Hangry? Here’s How Your Hunger Can Affect Relationships at Home
Everyone knows that no one is exactly happy when he or she is hungry, but did you know there is a specific name for that hunger-induced crankiness you feel? “Hangry” is the term given to the phenomenon, and as you can probably guess, the word is derived from the combination of the words “hungry” and “angry.” Psychologist Brad Bushman from Ohio State University spoke about the issue Tuesday on NPR, and he did so as he explained his recent study, which he conducted to help answer his questions of how hunger-induced irritability affects relationships. He specifically wanted to determine: “Does low blood sugar turn even spouses into frenemies?”
Bushman recruited 107 couples for a study and assessed the quality of their relationships when their blood sugar levels were at various levels. The psychologist taught the subjects how to measure their blood sugar and then sent each of them home with a voodoo doll and 51 pins. Bushman told NPR: “We told the participants this doll represented their spouse, and that every night before they went to bed they should stab the doll with pins depending on how angry they were with their spouse. So the more pins they put in the doll, the angrier they were with their spouse.”
Although many people attribute the anger or annoyance they feel with their spouse to stress, sleep deprivation, or anxiety, not as many people recognize that hunger or low glucose levels are significant triggers, too. As evidenced by Bushman’s study, however, that should be a factor for many consider. Bushman and his team reported Monday in The Proceedings of the National Academy of Sciences that after three weeks of the study, they assessed the damage done to each doll and found that volunteers who had low levels of blood glucose stuck more pins in the voodoo dolls than those who had high levels of blood glucose, according to NPR.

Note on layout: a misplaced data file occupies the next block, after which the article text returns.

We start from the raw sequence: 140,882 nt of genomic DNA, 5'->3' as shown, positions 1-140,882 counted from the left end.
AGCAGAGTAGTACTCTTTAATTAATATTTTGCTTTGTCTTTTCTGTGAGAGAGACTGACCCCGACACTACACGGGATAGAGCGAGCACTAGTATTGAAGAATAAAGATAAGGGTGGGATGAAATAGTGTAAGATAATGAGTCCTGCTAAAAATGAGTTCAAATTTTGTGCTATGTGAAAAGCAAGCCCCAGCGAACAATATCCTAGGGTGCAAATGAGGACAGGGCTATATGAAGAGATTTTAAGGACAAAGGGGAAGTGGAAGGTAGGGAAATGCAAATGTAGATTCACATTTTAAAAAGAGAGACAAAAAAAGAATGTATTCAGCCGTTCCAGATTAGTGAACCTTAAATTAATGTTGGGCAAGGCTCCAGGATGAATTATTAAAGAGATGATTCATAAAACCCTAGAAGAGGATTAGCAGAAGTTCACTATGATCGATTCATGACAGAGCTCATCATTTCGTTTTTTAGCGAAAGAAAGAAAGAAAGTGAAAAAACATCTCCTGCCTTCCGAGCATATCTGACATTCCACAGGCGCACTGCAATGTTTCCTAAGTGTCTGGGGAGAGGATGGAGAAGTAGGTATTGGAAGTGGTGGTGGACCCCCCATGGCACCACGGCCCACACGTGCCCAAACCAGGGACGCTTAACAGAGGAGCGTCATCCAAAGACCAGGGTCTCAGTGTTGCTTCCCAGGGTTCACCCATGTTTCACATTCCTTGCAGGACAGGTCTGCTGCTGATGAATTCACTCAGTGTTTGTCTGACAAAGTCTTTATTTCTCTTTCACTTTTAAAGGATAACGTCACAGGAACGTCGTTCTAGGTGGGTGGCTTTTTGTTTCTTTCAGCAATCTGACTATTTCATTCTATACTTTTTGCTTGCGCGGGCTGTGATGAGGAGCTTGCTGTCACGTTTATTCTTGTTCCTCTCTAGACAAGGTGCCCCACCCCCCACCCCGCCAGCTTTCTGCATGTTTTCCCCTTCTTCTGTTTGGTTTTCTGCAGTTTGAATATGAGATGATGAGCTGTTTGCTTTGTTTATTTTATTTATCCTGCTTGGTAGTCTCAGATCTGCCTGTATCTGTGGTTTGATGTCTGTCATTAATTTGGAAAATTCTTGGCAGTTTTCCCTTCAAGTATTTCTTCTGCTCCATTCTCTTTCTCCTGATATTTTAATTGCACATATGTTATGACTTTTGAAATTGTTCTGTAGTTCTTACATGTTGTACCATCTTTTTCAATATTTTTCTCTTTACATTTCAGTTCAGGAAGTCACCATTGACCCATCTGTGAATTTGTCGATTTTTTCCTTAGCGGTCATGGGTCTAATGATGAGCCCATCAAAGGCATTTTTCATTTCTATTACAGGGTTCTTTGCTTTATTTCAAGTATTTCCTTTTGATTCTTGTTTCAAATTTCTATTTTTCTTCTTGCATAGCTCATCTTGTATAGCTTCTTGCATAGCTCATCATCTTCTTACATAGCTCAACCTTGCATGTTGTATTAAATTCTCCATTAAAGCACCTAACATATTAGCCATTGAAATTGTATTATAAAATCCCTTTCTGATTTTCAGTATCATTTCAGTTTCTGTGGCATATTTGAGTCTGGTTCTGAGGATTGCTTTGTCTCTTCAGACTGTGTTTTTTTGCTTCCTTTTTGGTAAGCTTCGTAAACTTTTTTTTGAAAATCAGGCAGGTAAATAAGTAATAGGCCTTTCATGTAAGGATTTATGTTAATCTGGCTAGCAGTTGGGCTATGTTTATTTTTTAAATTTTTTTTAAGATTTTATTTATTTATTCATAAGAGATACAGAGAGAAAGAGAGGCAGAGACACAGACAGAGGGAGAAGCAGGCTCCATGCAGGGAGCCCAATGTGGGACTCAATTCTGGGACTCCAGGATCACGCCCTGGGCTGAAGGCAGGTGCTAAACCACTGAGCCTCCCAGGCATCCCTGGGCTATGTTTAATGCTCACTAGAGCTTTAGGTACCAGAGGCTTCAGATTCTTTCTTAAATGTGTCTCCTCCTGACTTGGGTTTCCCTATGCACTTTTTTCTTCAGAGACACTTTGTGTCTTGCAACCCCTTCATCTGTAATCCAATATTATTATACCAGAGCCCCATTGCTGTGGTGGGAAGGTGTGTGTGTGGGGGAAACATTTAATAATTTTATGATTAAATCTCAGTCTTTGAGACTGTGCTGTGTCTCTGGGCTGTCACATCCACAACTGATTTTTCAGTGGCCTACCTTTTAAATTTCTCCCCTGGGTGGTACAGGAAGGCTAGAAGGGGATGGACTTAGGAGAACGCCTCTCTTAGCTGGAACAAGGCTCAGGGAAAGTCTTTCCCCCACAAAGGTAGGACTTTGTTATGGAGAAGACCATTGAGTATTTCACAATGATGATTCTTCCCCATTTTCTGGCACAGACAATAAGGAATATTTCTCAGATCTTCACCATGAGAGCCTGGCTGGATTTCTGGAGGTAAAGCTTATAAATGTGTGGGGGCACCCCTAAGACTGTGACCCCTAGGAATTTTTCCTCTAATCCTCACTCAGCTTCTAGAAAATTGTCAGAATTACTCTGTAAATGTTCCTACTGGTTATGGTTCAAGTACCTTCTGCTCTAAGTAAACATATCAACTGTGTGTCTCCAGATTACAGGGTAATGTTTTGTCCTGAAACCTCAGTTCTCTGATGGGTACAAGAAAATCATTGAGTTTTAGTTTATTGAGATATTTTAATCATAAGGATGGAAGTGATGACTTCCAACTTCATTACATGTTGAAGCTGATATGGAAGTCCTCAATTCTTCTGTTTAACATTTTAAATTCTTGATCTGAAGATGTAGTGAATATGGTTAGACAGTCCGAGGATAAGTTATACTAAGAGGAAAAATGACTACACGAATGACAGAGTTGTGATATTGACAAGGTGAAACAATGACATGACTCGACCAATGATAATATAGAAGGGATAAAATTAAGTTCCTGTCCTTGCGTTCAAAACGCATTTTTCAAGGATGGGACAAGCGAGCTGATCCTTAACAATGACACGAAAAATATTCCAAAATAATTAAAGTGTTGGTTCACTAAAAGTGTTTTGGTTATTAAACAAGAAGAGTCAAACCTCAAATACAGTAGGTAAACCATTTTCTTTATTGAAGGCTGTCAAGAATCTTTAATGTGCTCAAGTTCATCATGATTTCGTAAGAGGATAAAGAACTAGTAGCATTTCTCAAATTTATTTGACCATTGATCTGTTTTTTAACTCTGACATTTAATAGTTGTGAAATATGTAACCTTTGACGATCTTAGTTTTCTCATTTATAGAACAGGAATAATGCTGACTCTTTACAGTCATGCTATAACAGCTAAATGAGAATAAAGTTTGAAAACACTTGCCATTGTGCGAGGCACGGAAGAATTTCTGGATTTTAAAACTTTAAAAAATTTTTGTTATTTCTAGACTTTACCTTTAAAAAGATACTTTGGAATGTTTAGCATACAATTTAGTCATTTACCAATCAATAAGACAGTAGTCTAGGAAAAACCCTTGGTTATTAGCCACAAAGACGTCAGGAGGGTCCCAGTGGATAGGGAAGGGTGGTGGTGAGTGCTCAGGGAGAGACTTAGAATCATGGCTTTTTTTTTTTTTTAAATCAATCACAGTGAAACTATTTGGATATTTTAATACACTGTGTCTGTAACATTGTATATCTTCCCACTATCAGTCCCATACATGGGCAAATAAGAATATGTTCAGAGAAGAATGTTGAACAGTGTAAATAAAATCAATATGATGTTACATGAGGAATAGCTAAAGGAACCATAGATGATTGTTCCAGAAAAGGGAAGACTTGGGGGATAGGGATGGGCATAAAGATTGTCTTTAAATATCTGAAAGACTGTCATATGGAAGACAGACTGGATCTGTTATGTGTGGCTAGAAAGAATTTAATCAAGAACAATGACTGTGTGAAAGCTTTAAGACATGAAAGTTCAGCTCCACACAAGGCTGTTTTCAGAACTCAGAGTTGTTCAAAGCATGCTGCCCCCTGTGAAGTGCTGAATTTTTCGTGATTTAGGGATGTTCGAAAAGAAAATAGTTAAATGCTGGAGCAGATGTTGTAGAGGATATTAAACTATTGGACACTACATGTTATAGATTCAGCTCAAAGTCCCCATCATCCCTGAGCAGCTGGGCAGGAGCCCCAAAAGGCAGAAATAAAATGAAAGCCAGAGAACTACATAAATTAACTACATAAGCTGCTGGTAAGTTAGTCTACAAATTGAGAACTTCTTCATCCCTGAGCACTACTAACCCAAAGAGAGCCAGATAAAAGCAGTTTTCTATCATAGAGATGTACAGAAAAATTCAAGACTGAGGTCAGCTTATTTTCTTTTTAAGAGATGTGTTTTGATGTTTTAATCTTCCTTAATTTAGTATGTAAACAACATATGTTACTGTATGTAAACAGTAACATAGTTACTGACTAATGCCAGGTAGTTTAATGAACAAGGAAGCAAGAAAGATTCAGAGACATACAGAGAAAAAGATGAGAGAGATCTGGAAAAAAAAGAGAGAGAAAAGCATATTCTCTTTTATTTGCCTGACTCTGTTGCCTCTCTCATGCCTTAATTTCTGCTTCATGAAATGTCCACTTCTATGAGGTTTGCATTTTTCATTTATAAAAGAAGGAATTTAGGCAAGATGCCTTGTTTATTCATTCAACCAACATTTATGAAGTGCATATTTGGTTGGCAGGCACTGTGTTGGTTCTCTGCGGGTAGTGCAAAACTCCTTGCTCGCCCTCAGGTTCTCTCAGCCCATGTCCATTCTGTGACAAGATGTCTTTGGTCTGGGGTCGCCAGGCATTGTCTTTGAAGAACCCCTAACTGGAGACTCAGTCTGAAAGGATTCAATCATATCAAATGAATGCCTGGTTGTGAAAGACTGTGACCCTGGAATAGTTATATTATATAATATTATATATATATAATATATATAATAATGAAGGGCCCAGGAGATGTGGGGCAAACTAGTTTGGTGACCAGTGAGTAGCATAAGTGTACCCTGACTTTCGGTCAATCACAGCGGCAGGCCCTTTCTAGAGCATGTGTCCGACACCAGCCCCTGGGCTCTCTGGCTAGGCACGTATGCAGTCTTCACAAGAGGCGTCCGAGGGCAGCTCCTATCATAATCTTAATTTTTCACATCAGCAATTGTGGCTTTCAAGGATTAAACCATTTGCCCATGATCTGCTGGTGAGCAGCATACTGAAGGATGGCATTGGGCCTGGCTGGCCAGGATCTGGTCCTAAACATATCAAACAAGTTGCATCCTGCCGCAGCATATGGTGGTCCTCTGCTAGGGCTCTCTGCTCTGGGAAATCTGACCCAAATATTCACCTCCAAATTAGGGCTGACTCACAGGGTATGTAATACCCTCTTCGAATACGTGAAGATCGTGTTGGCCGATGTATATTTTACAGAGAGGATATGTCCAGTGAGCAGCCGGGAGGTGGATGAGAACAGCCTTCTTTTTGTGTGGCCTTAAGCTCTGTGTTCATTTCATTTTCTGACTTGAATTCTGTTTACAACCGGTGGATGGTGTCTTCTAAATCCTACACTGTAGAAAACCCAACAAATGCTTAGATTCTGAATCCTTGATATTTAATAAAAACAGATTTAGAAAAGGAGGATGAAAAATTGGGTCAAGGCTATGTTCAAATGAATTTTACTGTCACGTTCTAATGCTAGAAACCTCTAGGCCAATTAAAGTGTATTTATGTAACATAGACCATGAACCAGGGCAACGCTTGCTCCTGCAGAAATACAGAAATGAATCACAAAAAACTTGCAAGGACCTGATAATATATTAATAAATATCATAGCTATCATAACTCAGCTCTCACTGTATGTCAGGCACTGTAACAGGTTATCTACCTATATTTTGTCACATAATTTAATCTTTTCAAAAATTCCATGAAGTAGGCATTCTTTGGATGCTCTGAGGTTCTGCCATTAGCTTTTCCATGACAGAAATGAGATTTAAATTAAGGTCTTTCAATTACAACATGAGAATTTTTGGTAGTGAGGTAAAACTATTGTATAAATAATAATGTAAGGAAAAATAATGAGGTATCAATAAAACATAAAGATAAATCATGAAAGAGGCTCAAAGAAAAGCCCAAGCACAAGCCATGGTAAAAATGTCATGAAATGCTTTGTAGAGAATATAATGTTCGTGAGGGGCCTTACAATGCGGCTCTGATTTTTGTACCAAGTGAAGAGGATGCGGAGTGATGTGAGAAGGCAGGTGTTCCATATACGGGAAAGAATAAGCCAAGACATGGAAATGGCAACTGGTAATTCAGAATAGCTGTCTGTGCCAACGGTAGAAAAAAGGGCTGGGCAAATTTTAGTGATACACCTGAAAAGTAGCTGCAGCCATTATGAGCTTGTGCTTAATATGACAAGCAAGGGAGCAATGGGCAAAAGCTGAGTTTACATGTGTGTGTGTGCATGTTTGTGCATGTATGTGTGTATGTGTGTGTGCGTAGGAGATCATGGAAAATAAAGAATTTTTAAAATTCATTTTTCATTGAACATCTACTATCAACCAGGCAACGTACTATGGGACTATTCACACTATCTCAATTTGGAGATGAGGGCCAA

It’s startling to hear that the subjects with the lowest blood sugar levels stuck more than twice as many pins in the voodoo doll compared to people with the highest levels, right? That paints a scary picture for any couples made up of two individuals with low blood sugar levels, but it actually gets worse. In his study, Bushman also wanted to determine whether those with hunger-induced, angry feelings also were likely to show uglier behavior, and that’s why he had the couples play a computer game in which the winner got to blast his or her spouse with a terrible noise that Bushman likened to “fingernails scratching on chalkboards, dentist drills, sirens.” The psychologist told NPR he found that the lower a person’s blood sugar, the more likely he or she was to blast a spouse. All righty then.
So what can we take from this recent research, other than the fact that we should make sure our spouses are always satiated? Bushman told NPR: “What we conclude is that glucose is the food for the brain that we need to exercise self-control. And when people’s glucose levels are low, they are poorer at exercising self-control.”
Consumers should recognize that the brain needs sugar for its energy needs; neurons can’t function as well without it. People should therefore be conscientious about keeping snacks with protein and carbohydrates around so they can ensure their blood glucose levels are always where they need to be, especially in stressful situations. Bushman also maintained to NPR, “The take-home message from this [study] would be to make sure you’re not hungry when you talk about important issues with your spouse.”